Gingko Uses

Overview

The roots of the original gingko biloba, also known as gingko or ginkgo has been traced back to more than 270 million years ago in China. This amazing tree and its roots have been able to overcome many obstacles of the years. This type of flora has been known to be infused in food and medicine to help improve the quality of life. The height of a normal gingko tree can reach over 160 ft. Just like the beautiful and colorful leaves on the trees in New England during autumn, the gingko tree leaves change from green to yellow. The leaves of this tree are unique and shaped similarly to a four-leafed clover. These trees grow in both sexes, males and females. The difference between the two gender trees is that female plants do not produce cones but have ovules. Unfortunately, this amazing plant is a dying breed and there are a limited number of this type of species in the world. Gingko trees can allow different forms of products to be created from leaves to their roots. These can include: leaf extracts, roasted (not raw) seeds, teas, capsules and oils.

Uses

  • Medical use- It can be stated that the Chinese were ahead of their time because they began uses the gingko tree and its roots for medical uses as early as the 15th century. Gingko leaf extracts has been used to help those who suffer from diseases such as: dementia, PMS and Alzheimer’s. Other ways that the gingko leaf extracts and seeds can help improve health problems is by improving blood flow and reducing the risk of seizures and dizziness. Research has shown that the use of gingko can help vascular problems and memory problems. It has also been noted that the use of gingko can help reduce the symptoms of generalized anxiety. Aside from the mentioned medical uses, gingko can help with promoting clear and healthy skin, reduce insomnia, fights fibromyalgia, treat migraines, maintains eye health and helps heart health.
  • Herbal supplement- The use of all types of gingko products has been limited in the United States. Herbal supplements are the most common use of gingko found in the states. These herbal supplements can be used as a dietary supplement for many people. It has been stated that by using this form of herbal treatment, people have experienced a fuller appetite and decreased hunger.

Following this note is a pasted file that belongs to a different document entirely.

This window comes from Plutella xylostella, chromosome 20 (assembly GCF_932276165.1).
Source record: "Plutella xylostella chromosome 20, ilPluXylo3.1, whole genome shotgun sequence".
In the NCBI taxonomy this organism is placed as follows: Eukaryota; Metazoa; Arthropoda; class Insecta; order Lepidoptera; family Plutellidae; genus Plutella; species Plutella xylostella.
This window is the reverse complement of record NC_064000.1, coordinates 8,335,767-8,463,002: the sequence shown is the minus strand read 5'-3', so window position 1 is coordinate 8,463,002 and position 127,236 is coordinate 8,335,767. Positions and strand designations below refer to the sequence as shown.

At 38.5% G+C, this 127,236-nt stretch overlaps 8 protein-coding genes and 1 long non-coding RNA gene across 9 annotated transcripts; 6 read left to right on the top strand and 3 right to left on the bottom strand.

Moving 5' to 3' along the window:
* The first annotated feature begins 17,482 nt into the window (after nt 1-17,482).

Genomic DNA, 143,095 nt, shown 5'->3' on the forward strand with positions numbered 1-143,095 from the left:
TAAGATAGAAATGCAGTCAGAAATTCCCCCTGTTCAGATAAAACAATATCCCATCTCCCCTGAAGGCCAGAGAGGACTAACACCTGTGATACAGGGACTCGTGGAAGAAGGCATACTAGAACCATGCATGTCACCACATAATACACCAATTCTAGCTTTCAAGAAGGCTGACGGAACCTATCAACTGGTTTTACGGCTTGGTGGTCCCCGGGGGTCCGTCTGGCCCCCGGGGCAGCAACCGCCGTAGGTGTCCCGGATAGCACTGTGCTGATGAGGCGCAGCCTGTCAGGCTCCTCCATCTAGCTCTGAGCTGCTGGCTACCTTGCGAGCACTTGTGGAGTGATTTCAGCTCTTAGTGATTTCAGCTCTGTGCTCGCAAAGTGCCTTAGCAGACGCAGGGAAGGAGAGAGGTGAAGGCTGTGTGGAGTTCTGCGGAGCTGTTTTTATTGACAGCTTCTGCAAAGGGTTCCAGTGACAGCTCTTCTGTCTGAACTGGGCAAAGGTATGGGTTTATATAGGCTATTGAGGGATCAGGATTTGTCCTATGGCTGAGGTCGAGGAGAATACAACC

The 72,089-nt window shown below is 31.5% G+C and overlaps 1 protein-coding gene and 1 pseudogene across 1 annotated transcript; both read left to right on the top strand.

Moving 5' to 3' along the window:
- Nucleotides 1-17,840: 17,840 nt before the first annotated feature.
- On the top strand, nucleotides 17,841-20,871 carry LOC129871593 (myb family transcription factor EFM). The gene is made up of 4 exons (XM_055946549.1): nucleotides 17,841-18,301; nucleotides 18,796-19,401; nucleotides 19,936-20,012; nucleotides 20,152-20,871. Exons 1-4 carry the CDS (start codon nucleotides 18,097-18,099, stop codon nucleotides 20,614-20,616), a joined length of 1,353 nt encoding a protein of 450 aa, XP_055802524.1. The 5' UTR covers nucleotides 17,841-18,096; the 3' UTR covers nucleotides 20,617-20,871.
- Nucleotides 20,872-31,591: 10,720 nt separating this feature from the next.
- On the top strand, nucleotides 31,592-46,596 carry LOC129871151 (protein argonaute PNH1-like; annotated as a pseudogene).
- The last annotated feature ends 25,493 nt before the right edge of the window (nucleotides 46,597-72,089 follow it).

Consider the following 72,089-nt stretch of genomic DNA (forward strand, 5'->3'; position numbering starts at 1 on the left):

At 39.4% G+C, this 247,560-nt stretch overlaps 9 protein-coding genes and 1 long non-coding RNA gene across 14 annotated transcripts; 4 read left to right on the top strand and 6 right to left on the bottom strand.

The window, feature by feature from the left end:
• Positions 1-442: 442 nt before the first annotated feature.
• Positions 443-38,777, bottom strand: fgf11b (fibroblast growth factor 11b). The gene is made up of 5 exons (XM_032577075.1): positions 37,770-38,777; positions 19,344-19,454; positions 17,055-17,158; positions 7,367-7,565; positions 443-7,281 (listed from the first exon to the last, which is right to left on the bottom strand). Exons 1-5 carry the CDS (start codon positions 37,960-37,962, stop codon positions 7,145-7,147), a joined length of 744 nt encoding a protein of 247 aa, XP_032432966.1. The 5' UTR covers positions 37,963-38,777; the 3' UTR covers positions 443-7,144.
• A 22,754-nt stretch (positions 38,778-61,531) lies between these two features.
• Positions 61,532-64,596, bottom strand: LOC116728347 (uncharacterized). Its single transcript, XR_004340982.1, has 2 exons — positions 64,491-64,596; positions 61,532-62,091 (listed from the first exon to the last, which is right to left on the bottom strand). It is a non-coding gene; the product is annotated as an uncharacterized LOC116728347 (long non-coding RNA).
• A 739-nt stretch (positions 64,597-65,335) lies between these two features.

• Food uses- The Chinese share a culture with the Gingko tree and have been known to add gingko seeds to their traditional Chinese dishes. The Chinese also used gingko nuts called congee, which are usually only served during the holiday season and the Chinese New Year. Over the years, the Japanese have adopted some of the Chinese cooking styles and include these seeds to dishes such as chawanmushi.

Side Effects

Even though the gingko plant is a natural supplement, there are still plenty of side effects that go along with the use of this plant. Here are some of the side effects that can affect the body:

  • Stomach problems
  • Diarrhea
  • Dizziness
  • Headache
  • Vision problems
  • Nausea

While most of these problems are listed as side effects on many medications, the following side effects should warrant an immediate trip to the doctor.

  • Trouble breathing
  • Weakness
  • Restlessness
  • Seizures
  • Paralysis
  • Irregular heartbeat
  • Easy bruising
  • Fainting

Warnings

It is important to talk to your doctor or pharmacist before taking anything with gingko in it. The use of certain medications mixed with the gingko can have serious complications. If you are using medications such as aspirin, seizure medications, warfarin, heparin and ibuprofen then you should not use gingko products. Do not double a dose if you have accidentally missed one. Keep in mind that gingko can act as a blood-thinner and while this may be a benefit to some people, don’t forget to tell your doctor of this medical use prior to any surgery. If you are pregnant or breast-feeding, do not use any capsule or liquid form of gingko as it can cause serious complications to you and the baby. During a visit to China or Japan, you may be tempted to eat fresh but raw gingko sees, but do not do it. These types of seeds are most poisonous when they are in a raw state.